Bild på Rebecca Duncan

New post doc at Concurrences

Dr Rebecca Duncan joins Linnaeus University Centre for Concurrences in Colonial and Postcolonial Studies as a postdoctoral researcher, generously funded by the Crafoord Foundation, from January 2020.

Rebecca holds degrees from the University of Cape Town and Justus-Liebig University Giessen, and since 2015 has taught literature in the Department of English at Stirling University, where she was also affiliated to the International Centre for Gothic Studies. She has research interests in postcolonial and world literature (with a focus on Southern Africa), political ecology, decolonial thinking, and speculative fiction.

Rebecca is the author of South African Gothic (University of Wales/University of Chicago Press 2018), which was shortlisted for the 2019 Allan Lloyd Smith Memorial Prize in literary criticism in gothic studies. The first book-length study of speculative gothic and horror forms in contemporary South African fictions, this monograph examines gothic as a critical lexicon for postcolonial anxiety, which appears with force over South Africa’s transition from apartheid to democracy, both to register real anxieties that emerge with this political and socio-economic shift, and to interrogate the processes via which it unfolds.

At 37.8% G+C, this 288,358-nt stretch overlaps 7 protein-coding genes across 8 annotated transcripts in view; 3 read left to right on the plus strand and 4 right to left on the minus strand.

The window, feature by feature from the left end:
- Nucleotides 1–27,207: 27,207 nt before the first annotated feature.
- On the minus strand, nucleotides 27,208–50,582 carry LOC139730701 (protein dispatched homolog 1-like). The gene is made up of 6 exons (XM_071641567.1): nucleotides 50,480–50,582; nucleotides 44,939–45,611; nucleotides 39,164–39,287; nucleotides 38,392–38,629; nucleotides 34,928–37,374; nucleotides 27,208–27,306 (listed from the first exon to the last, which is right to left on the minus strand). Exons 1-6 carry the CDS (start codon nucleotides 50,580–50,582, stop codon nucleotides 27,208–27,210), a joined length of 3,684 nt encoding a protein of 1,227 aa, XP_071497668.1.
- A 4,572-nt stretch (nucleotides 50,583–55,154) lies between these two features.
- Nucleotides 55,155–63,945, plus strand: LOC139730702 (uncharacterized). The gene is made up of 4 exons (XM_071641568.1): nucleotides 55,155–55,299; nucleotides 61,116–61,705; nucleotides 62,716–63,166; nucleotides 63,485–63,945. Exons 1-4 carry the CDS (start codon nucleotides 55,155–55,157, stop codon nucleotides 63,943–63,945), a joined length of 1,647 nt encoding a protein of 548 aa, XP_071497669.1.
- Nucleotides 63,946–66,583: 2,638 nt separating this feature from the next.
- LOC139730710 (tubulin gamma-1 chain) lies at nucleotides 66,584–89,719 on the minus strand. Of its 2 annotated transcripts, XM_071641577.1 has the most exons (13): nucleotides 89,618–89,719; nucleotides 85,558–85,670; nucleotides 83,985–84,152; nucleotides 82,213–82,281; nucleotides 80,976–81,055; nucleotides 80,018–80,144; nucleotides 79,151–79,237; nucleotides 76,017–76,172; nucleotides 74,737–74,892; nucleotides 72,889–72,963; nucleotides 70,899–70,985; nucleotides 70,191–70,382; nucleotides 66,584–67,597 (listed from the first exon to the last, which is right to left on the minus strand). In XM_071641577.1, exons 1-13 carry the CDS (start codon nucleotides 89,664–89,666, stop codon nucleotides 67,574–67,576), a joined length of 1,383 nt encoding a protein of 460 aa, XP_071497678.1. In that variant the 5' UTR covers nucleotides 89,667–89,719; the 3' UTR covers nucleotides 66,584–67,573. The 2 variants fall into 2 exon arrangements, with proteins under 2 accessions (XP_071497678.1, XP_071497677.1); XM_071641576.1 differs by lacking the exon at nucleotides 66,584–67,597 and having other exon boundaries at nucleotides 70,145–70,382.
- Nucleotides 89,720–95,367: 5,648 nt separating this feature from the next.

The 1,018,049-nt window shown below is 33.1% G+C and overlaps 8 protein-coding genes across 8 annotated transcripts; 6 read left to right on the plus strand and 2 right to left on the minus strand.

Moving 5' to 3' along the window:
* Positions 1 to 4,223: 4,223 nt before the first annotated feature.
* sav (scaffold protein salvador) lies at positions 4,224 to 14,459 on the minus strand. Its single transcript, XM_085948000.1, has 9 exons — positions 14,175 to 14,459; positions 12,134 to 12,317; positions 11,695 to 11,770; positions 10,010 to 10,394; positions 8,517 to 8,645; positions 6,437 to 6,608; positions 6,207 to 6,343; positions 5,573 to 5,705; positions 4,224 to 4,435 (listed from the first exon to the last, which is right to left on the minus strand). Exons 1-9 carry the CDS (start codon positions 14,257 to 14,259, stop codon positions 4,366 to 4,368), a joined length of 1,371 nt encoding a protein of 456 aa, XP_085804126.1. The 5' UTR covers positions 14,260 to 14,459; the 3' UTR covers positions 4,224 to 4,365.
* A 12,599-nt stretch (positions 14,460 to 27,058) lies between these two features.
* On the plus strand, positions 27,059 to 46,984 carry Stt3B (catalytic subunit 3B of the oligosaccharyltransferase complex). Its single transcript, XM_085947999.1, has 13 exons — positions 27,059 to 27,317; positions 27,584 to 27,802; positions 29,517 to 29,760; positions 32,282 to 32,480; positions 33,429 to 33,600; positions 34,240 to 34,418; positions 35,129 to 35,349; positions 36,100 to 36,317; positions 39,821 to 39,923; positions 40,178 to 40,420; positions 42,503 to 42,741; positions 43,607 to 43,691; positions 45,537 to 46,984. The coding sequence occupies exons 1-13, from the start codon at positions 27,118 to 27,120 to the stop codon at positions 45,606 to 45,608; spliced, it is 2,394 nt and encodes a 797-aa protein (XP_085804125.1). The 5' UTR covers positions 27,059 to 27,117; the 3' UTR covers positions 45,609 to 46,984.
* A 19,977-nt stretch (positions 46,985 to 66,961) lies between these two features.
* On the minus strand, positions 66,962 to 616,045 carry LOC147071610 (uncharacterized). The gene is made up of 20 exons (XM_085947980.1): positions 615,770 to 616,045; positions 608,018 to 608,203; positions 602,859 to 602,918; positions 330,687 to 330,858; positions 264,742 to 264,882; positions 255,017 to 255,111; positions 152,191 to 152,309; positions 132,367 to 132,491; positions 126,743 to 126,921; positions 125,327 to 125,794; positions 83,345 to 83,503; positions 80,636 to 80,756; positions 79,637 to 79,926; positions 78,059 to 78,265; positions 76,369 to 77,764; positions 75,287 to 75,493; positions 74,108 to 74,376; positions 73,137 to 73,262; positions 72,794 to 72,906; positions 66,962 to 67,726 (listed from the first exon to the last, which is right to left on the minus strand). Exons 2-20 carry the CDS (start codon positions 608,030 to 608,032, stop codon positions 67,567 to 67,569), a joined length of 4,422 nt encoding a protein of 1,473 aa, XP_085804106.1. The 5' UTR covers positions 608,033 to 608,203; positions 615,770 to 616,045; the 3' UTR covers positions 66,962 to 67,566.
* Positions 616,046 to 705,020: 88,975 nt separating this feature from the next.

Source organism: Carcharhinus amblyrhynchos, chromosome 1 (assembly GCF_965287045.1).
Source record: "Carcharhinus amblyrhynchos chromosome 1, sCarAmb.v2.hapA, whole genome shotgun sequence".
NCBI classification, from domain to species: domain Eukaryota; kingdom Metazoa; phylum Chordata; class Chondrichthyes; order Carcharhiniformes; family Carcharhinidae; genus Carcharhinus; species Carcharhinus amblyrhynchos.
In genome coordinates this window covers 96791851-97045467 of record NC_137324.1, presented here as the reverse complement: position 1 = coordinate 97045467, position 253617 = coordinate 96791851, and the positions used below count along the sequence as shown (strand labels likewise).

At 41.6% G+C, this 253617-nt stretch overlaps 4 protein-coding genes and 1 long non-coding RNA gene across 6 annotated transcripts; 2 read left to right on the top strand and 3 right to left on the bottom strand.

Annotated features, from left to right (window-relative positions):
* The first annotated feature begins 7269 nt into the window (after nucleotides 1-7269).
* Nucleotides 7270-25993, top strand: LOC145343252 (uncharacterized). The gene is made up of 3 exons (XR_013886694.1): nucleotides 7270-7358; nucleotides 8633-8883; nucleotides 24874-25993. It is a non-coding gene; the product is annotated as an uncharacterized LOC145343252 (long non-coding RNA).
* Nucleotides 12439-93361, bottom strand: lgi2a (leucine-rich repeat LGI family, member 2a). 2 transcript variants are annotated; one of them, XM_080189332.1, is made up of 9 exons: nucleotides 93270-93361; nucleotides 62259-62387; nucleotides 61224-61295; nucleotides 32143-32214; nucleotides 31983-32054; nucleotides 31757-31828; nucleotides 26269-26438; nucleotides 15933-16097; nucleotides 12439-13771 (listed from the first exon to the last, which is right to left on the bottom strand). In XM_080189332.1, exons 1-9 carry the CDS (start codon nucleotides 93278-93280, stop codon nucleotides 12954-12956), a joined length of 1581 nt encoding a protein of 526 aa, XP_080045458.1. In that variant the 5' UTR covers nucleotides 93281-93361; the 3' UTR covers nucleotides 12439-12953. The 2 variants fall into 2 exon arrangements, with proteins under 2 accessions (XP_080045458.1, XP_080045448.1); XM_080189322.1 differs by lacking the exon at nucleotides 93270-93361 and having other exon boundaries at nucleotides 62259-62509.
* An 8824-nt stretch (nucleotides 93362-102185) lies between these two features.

Her recent work includes articles for Science Fiction Film and Television (“From Cheap Labour to Surplus Humanity: World-Ecology and the Post-apartheid Speculative in Neil Blomkamp’s District 9”, 2018), and for ARIEL (“Writing Ecological Revolution from Millennial South Africa: History, Nature and the Post-Apartheid Present”, forthcoming 2020). Rebecca is co-editor, with Dr Matt Foley, of the collection Patrick McGrath and his Worlds: Madness and the Transnational Gothic (Routledge 2020), and with Dr Rebekah Cumpsty, of the special issue of Interventions: International Journal of Postcolonial Studies entitled “The Body Now: Somatic Vocabularies from the Millennial Global South” (forthcoming, 2020). She is also General Editor of the peer-reviewed Fantastika Journal.

Rebecca’s current project, “Materialising Violence: Speculative Fiction and New Cultures of Resistance from Southern Africa”, examines representations of violence, and their mobilisations, in Southern African speculative texts by young and emerging writers, considering these in the context of decolonial activisms driven, both in Southern African and globally, by members of the millennial generation.